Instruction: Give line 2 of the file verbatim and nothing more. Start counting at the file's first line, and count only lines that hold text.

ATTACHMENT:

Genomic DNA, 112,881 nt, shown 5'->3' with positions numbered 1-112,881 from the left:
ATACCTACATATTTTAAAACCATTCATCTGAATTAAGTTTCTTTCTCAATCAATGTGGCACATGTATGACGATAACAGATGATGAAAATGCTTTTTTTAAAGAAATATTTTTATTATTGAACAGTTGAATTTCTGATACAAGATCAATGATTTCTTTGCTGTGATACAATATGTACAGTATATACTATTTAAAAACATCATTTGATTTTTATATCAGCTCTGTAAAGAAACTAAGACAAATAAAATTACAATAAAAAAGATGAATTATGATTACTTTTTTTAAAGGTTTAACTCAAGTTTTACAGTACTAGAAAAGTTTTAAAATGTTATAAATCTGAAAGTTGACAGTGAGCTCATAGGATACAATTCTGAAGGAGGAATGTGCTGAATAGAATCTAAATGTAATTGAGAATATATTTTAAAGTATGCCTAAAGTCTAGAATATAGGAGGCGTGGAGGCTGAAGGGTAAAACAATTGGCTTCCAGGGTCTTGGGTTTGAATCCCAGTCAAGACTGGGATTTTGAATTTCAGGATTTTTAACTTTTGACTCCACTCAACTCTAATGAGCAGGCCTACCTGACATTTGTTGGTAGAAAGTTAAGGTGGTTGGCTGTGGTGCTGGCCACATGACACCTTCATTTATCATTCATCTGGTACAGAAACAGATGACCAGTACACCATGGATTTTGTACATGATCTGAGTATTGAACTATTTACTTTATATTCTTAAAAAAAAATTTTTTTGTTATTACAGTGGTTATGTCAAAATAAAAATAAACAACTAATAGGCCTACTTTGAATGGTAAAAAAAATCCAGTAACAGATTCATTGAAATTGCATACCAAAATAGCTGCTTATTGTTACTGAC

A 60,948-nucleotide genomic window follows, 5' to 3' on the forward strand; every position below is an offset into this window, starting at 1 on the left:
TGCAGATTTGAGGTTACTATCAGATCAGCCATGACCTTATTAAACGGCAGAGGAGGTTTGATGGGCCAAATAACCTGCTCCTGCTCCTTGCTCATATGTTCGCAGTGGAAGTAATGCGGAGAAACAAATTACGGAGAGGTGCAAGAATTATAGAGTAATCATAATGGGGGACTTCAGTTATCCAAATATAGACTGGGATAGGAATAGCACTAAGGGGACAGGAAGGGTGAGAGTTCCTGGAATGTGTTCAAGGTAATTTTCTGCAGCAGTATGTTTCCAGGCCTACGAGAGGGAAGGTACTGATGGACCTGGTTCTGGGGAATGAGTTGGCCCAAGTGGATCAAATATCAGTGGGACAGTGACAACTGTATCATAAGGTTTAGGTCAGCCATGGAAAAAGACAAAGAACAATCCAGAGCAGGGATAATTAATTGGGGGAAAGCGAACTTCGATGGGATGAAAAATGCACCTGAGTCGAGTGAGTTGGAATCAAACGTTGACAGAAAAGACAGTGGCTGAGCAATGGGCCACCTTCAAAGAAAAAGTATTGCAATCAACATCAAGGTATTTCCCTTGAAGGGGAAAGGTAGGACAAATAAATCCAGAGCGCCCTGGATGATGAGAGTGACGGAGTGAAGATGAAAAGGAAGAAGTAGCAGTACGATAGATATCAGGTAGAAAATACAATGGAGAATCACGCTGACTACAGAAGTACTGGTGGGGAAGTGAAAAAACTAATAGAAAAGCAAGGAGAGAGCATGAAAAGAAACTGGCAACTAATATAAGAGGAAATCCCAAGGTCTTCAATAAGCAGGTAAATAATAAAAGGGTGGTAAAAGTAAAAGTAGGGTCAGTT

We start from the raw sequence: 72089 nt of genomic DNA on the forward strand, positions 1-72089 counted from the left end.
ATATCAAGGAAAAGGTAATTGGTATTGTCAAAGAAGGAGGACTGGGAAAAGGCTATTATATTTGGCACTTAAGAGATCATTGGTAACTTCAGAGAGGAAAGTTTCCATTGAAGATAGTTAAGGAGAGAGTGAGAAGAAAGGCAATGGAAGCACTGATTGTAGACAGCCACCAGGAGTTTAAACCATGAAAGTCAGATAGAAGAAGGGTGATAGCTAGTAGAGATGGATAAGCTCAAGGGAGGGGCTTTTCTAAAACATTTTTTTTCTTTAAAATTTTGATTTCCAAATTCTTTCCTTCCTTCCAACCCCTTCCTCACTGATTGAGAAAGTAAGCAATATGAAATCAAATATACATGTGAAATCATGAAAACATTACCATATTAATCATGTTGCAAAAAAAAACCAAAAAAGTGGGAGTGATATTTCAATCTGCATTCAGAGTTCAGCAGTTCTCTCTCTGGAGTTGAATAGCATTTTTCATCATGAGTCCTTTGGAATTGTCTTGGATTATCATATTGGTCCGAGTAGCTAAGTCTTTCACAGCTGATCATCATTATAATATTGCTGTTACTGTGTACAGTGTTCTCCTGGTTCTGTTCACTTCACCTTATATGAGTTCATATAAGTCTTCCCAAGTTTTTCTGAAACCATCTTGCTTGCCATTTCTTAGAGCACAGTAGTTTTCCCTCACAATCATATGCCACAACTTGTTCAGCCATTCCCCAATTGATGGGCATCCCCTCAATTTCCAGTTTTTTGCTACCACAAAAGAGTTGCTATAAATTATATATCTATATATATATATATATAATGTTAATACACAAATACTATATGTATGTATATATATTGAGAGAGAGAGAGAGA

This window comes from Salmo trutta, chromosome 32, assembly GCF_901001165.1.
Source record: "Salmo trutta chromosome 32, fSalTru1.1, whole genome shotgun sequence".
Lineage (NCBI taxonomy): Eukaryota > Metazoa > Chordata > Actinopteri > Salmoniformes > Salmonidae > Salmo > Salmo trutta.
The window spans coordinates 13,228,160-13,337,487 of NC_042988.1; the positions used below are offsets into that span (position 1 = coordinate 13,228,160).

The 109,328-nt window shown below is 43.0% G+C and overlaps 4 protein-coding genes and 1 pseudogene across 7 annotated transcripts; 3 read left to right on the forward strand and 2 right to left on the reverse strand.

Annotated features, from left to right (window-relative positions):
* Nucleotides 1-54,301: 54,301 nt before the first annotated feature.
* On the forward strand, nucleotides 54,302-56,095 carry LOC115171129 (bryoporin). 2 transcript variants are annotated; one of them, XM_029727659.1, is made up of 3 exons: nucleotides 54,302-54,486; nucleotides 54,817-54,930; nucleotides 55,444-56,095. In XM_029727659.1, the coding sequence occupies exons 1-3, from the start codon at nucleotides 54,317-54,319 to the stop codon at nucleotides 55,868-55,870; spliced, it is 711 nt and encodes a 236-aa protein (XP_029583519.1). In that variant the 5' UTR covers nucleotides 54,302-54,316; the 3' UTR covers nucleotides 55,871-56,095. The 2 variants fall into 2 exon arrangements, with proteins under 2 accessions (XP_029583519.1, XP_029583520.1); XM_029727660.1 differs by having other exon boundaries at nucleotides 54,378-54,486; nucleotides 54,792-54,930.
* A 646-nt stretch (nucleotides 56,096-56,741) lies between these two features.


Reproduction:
ATACCTACATATTTTAAAACCATTCATCTGAATTAAGTTTCTTTCTCAATCAATGTGGCACATGTATGACGATAACAGATGATGAAAATGCTTTTTTTAAAGAAATATTTTTATTATTGAACAGTTGAATTTCTGATACAAGATCAATGATTTCTTTGCTGTGATACAATATGTACAGTATATACTATTTAAAAACATCATTTGATTTTTATATCAGCTCTGTAAAGAAACTAAGACAAATAAAATTACAATAAAAAAGATGAATTATGATTACTTTTTTTAAAGGTTTAACTCAAGTTTTACAGTACTAGAAAAGTTTTAAAATGTTATAAATCTGAAAGTTGACAGTGAGCTCATAGGATACAATTCTGAAGGAGGAATGTGCTGAATAGAATCTAAATGTAATTGAGAATATATTTTAAAGTATGCCTAAAGTCTAGAATATAGGAGGCGTGGAGGCTGAAGGGTAAAACAATTGGCTTCCAGGGTCTTGGGTTTGAATCCCAGTCAAGACTGGGATTTTGAATTTCAGGATTTTTAACTTTTGACTCCACTCAACTCTAATGAGCAGGCCTACCTGACATTTGTTGGTAGAAAGTTAAGGTGGTTGGCTGTGGTGCTGGCCACATGACACCTTCATTTATCATTCATCTGGTACAGAAACAGATGACCAGTACACCATGGATTTTGTACATGATCTGAGTATTGAACTATTTACTTTATATTCTTAAAAAAAAATTTTTTTGTTATTACAGTGGTTATGTCAAAATAAAAATAAACAACTAATAGGCCTACTTTGAATGGTAAAAAAAATCCAGTAACAGATTCATTGAAATTGCATACCAAAATAGCTGCTTATTGTTACTGAC